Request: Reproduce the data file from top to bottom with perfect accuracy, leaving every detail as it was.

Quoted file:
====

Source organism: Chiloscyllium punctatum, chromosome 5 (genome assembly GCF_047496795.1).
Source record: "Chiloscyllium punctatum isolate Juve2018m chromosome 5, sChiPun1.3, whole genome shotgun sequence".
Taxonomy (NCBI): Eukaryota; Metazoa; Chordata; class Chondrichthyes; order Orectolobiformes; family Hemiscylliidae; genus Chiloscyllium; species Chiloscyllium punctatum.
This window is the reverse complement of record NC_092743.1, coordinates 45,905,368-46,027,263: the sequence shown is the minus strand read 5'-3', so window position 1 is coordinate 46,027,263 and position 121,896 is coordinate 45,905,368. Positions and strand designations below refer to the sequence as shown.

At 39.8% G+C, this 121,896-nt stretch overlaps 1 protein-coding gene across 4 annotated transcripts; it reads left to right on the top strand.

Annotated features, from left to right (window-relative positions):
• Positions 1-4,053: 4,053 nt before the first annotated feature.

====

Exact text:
Source organism: Chiloscyllium punctatum, chromosome 5 (genome assembly GCF_047496795.1).
Source record: "Chiloscyllium punctatum isolate Juve2018m chromosome 5, sChiPun1.3, whole genome shotgun sequence".
Taxonomy (NCBI): Eukaryota; Metazoa; Chordata; class Chondrichthyes; order Orectolobiformes; family Hemiscylliidae; genus Chiloscyllium; species Chiloscyllium punctatum.
This window is the reverse complement of record NC_092743.1, coordinates 45,905,368-46,027,263: the sequence shown is the minus strand read 5'-3', so window position 1 is coordinate 46,027,263 and position 121,896 is coordinate 45,905,368. Positions and strand designations below refer to the sequence as shown.

At 39.8% G+C, this 121,896-nt stretch overlaps 1 protein-coding gene across 4 annotated transcripts; it reads left to right on the top strand.

Annotated features, from left to right (window-relative positions):
• Positions 1-4,053: 4,053 nt before the first annotated feature.